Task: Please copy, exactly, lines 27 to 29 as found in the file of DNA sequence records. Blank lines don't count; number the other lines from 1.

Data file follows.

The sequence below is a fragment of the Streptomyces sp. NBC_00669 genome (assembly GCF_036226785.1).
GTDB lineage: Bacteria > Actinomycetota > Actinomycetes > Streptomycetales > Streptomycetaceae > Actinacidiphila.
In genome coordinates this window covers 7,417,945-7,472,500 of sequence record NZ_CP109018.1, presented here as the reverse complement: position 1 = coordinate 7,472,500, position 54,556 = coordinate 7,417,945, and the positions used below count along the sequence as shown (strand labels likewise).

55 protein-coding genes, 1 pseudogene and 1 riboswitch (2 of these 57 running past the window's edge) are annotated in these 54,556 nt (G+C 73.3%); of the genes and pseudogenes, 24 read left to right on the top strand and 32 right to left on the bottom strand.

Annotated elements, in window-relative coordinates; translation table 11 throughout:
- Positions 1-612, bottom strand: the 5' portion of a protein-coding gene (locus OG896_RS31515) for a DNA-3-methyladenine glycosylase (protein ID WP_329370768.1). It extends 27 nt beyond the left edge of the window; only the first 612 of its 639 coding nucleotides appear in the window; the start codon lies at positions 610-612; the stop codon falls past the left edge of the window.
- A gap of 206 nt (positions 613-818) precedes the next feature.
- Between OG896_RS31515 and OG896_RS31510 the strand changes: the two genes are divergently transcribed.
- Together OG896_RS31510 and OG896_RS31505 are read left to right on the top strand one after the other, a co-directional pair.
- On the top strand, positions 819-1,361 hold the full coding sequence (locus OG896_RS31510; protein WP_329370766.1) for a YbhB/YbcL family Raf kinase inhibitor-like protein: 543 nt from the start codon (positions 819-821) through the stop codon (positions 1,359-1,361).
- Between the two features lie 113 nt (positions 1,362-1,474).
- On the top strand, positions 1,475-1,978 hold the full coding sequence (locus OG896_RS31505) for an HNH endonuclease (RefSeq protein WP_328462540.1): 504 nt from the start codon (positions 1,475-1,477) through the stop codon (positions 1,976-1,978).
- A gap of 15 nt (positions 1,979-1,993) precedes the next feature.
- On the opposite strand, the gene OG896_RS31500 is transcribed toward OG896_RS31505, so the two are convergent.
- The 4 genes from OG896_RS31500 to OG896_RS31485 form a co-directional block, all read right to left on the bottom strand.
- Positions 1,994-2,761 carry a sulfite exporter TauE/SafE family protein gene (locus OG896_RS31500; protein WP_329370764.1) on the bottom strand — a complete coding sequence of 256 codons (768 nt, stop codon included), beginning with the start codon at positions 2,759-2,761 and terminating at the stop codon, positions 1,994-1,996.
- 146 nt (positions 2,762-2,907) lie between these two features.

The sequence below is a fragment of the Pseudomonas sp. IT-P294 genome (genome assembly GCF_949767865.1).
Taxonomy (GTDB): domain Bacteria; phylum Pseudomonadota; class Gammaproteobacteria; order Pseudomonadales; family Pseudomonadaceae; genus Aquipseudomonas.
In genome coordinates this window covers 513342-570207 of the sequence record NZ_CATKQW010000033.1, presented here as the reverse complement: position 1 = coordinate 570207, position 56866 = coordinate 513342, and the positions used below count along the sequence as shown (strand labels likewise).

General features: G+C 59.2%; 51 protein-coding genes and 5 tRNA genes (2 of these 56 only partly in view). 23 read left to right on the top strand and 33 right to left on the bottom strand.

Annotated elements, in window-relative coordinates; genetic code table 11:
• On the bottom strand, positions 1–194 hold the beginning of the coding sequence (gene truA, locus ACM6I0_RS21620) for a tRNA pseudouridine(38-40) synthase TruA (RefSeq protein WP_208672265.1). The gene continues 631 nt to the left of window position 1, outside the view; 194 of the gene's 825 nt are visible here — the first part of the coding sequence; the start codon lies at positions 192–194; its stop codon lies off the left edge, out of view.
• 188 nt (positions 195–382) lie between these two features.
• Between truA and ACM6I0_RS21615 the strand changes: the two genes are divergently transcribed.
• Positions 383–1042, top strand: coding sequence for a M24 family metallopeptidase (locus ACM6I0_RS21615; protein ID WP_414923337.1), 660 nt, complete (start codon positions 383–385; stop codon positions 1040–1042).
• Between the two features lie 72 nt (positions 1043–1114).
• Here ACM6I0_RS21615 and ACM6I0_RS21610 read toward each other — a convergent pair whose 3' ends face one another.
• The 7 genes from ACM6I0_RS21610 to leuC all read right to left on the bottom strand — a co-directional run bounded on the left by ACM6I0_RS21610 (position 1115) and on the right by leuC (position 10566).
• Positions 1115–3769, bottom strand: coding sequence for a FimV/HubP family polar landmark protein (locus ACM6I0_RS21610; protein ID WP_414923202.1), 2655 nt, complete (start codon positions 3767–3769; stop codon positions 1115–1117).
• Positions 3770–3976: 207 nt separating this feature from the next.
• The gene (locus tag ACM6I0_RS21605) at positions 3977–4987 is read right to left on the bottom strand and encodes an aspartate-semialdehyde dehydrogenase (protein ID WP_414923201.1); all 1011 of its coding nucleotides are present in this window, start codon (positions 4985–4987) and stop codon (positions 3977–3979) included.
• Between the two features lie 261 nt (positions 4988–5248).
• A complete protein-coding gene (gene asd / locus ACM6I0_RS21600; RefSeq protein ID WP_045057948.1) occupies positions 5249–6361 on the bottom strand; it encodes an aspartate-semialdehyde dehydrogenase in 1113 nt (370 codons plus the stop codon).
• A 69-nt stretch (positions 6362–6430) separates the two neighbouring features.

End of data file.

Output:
• Between the two features lie 72 nt (positions 1043–1114).
• Here ACM6I0_RS21615 and ACM6I0_RS21610 read toward each other — a convergent pair whose 3' ends face one another.
• The 7 genes from ACM6I0_RS21610 to leuC all read right to left on the bottom strand — a co-directional run bounded on the left by ACM6I0_RS21610 (position 1115) and on the right by leuC (position 10566).